Appeal, No. 138, March T., 1950, from decree of Court of Common Pleas of Westmoreland County, in Equity, No. 2286, in case of George Kautz v. William H. Kautz et al. Decree affirmed.
Gene E. McDonald, with him Henry E. Shaw and Scales & Shaw, for appellant.
Carroll Caruthers, with him Frank A. Rugh, for appellees.
Before Drew, C.j., Stern, Stearne, Jones, Ladner and Chidsey, JJ.
OPINION BY MR. JUSTICE LADNER
This is an appeal from the Common Pleas Court of Westmoreland County, Sitting in Equity, dismissing a bill in partition and entering a decree for the defendant,
Harold Kautz. The sole question involved was the nature of the title conferred by a deed dated October 19, 1945, in which Anna M. Kautz conveyed the property in question to her son, Harold Kautz. This question in turn depended upon the character of the estate devised to Annie M. Kautz by her husband, George Kautz, who it is stipulated was the common source of title.
The said George Kautz died seized of the property in question on January 11, 1911, leaving a last will and testament dated January 10, 1911, by which he provided as follows: "I do hereby leave all my real estate to my wife Annie M. Kautz so long as she remains my Widow and keeps my three children together and in case of emergency money left to these may be used toward their support Pennsylvania relief goes to my wife Annie M. Kautz."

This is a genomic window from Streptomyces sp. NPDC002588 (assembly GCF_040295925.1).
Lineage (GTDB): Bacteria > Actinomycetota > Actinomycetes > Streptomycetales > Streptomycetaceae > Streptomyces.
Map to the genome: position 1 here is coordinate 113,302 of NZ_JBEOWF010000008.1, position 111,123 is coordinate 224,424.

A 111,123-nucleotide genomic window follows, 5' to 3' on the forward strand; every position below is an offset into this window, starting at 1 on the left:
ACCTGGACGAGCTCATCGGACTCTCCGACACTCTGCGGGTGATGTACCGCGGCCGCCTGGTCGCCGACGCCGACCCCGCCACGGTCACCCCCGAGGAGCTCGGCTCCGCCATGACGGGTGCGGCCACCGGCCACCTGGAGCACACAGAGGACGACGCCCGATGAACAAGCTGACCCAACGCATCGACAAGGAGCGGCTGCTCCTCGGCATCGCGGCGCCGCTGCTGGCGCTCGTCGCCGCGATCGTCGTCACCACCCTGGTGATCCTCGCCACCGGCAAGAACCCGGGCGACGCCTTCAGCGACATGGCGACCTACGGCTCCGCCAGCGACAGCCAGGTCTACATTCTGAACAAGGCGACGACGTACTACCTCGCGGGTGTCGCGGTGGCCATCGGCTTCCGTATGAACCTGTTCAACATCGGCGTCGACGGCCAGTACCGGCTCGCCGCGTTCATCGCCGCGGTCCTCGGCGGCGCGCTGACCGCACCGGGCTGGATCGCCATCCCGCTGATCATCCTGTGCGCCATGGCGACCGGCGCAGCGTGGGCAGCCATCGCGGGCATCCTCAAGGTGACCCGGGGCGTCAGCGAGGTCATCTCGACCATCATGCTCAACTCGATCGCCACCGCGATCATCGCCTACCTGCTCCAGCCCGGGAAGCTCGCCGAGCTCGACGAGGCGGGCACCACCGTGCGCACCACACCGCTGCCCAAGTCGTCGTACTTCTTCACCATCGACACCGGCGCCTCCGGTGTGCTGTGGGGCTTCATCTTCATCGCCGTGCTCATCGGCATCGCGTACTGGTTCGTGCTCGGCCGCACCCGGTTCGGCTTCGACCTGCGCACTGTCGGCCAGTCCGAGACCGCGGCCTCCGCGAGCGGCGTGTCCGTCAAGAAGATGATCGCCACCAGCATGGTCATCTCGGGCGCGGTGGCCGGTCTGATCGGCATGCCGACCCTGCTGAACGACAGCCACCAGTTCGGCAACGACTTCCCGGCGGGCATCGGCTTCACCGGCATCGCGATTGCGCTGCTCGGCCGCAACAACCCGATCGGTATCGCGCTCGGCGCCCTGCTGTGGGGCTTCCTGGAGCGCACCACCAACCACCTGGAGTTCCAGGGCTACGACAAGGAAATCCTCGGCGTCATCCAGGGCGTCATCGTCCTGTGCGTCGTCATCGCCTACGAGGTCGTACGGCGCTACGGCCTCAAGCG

Annie M. Kautz took possession of the property and resided there until the date of her death, April 22, 1948. It is stipulated that she complied with the terms of her husband's will in that she kept and cared for her three children during the period of their dependency and that she never remarried.
Prior to her death the said Annie M. Kautz, by deed dated October 19, 1945, and recorded, conveyed said property to her son, Harold Kautz. After her death, George Kautz, one of the brothers, filed this bill of partition claiming to be a co-owner of the real estate in question contending that the will of his father devised to the widow only a life estate.
The court below held that the widow took a defeasible fee conditioned upon her remaining a widow and as she did not remarry, her deed to her son Harold ripened into an indefeasible fee absolute upon ...